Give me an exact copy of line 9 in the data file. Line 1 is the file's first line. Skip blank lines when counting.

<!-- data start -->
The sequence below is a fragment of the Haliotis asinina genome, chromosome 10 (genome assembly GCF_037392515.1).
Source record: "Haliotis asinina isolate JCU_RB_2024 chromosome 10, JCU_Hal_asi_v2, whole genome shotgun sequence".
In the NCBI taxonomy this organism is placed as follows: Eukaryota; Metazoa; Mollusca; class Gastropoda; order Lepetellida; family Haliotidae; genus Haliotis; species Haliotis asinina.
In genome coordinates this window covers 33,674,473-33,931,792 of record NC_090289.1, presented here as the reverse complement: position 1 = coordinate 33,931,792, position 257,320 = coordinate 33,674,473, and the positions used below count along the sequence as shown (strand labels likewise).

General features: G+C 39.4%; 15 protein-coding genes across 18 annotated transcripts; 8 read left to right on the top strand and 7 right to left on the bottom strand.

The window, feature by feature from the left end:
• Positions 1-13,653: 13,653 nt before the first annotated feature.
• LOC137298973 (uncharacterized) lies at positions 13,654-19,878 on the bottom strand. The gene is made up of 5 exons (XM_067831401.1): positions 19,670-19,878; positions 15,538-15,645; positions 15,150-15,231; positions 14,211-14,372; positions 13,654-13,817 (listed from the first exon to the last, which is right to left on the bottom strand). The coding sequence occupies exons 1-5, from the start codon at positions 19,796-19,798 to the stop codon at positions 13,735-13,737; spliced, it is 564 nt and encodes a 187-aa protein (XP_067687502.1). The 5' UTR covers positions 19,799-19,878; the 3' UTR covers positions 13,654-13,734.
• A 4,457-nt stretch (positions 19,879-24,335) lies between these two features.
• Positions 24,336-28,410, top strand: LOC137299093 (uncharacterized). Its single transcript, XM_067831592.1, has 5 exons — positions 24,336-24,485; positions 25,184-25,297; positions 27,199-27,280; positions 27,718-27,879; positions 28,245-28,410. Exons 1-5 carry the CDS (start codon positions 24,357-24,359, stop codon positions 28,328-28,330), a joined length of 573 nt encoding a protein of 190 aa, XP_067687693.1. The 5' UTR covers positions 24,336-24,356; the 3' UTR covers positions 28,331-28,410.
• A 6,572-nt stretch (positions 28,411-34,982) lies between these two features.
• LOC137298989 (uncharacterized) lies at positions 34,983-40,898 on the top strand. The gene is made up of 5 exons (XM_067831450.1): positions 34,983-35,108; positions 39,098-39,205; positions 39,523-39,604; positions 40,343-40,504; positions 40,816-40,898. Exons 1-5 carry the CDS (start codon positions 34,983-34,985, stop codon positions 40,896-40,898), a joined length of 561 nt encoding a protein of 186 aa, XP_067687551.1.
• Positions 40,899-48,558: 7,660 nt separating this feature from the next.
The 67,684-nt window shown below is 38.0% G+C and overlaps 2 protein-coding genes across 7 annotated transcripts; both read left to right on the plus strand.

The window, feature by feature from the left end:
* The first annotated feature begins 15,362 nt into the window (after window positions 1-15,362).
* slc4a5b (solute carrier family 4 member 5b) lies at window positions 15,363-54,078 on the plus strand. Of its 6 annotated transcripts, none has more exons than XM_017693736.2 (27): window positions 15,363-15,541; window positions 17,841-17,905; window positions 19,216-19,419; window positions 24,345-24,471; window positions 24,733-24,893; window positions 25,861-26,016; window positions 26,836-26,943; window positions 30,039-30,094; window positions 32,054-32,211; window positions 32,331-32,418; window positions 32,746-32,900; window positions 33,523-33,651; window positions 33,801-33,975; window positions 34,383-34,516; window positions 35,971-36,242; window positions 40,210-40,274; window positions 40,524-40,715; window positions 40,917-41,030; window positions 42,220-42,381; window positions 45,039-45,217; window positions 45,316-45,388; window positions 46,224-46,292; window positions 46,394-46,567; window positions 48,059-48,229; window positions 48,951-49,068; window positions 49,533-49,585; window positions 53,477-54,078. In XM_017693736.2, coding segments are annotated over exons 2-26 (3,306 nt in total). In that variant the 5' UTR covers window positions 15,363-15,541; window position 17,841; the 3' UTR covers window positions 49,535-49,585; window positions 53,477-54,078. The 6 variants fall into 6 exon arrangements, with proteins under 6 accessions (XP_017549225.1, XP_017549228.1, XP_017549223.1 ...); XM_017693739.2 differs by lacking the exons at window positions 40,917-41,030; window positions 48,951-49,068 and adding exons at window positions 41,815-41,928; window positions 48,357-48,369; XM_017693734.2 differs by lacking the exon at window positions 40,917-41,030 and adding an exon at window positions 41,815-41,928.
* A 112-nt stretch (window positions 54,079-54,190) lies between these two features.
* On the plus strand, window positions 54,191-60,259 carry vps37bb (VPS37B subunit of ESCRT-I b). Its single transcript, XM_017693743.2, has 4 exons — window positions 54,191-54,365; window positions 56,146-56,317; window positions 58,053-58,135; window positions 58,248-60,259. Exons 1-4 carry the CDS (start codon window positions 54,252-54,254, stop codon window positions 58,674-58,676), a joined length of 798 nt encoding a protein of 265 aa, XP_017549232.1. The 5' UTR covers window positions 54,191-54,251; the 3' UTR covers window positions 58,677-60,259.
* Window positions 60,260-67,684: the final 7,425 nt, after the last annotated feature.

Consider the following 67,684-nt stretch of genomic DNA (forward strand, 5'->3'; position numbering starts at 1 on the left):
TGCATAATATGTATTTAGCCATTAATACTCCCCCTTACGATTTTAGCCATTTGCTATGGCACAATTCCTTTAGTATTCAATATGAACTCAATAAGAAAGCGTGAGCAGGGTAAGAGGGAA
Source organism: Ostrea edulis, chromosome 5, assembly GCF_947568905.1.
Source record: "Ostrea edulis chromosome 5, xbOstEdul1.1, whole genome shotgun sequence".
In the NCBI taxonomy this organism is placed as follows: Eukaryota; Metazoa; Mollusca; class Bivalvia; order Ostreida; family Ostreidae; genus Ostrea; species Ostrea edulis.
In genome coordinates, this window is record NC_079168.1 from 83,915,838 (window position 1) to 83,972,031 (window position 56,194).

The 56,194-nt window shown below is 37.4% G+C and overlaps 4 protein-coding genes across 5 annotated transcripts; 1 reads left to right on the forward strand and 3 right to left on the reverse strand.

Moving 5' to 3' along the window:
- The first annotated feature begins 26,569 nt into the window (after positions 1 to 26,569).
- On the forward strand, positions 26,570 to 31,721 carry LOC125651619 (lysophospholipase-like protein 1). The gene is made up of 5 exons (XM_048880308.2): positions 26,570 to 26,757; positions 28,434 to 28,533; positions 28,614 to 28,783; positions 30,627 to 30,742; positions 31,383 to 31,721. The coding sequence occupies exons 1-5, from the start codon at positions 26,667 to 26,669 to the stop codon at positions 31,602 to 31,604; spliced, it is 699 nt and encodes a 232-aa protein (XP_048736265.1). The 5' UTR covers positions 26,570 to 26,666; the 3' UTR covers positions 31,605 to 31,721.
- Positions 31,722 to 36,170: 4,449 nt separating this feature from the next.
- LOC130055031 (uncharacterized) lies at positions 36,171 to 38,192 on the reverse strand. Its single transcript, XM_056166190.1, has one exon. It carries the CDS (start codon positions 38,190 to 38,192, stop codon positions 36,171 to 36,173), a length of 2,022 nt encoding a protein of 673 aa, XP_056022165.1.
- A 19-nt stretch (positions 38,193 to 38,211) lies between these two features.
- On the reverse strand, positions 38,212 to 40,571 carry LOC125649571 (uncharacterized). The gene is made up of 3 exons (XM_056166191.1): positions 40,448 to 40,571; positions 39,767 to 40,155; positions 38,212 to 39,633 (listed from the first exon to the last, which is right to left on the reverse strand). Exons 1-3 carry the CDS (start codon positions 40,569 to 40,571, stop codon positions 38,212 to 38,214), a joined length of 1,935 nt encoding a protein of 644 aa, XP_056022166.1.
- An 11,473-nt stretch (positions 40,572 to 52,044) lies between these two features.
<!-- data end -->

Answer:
• A 4,457-nt stretch (positions 19,879-24,335) lies between these two features.